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I have CD's and DVD's of vacations and old family photos that I want to copy and store. I can keep them in a safe box at the bank. Would a 16 gb flash drive be the best way?

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3 Answers

The best way is a hard disk drive, but if flash is good quality it can be too. However bad quality ones (china spares) can sometimes break after sometime of not using (correct me if I'm wrong, but my pen got broken after half year of not using staying in my room)

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First of all, it all depends on the size of the videos and photos. If you have a lot of them, 16 GB might not be enough.
A hard disk drive has better read/write speeds, but is also more prone to falling, seeing as it is bigger, and has moving parts, which makes it break easily. If you're buying a hard drive, consider one like this one. If it falls, it won't break that easily. Flash drives are more prone to breaking from nothing though, mostly the cheap ones. The best way to do back-ups is to have both an on-site back-up, like a hard-drive, and an off-site backup, like Amazon Web Services.

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I believe Flash drives tend to be pretty stable. I suppose I remain partial to dual layer DVDs as they are quite simple - though I believe some lower quality, or poorly burned ones can fail over time. Hard drives are nice, but they can fail pretty easily if dropped. Anything with an electrical circuit in it could be fried by an EMP (or an unprecedented solar weather event, which I believe to honestly be far more possible than we generally imagine). Flash media is supposed to be pretty solid against being dropped and the like, but I have heard of it failing. I think quality is part of the solution. Don't buy the cheapest junk you can for important data.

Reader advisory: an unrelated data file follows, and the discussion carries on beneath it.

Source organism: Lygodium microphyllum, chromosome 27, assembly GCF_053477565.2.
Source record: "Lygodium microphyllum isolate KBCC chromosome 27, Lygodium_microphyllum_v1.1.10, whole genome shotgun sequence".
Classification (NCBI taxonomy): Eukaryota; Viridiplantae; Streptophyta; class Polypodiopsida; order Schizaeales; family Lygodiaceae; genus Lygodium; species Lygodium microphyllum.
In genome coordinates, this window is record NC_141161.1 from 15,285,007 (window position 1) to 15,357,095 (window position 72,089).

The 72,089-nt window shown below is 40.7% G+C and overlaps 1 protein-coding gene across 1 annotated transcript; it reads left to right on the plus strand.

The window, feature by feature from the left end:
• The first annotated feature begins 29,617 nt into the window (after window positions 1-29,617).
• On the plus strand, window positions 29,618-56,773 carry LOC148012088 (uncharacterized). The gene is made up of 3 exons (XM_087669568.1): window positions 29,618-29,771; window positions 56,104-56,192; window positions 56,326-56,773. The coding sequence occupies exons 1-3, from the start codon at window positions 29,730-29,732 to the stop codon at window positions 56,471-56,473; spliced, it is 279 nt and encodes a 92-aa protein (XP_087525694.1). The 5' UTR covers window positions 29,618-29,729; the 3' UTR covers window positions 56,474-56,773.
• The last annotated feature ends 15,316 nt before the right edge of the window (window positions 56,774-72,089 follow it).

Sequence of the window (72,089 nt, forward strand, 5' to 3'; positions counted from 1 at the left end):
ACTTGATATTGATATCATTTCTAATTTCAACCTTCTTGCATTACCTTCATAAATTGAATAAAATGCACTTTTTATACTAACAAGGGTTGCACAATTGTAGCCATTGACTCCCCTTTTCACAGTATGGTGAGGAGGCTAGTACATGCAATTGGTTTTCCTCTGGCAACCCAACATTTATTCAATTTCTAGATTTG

When it comes to something like family video, that's not replaceable, I strongly recommend mega-redundancy. I actually just use a mirrored raid at home for that kind of thing - though that CAN fail, particularly in the event of a major power surge. I think if you use the flash drive, burn to DVD AND backup to a hard drive, that should go a fair distance. Granted, if it's still stored in one place, then when a plane hits that building you're still SOL. I've actually considered backing up critical data in to encrypted volumes on DVDs and them hiding them in books that no one ever opens in various public libraries. But I've never ACTUALLY done that ;)

You may want ALSO to look at something cloud-based like Amazon S3. Of course, then you could lose the data as someone like lulzsec comes along, and so on..

To directly answer your question there is no "best way". It's a function of balancing costs, time and risk. If it's content you can replace (like a typical movie), then I think you can afford to risk losing it. If it's converted 8mm film taken by your grandfather, go way overboard.

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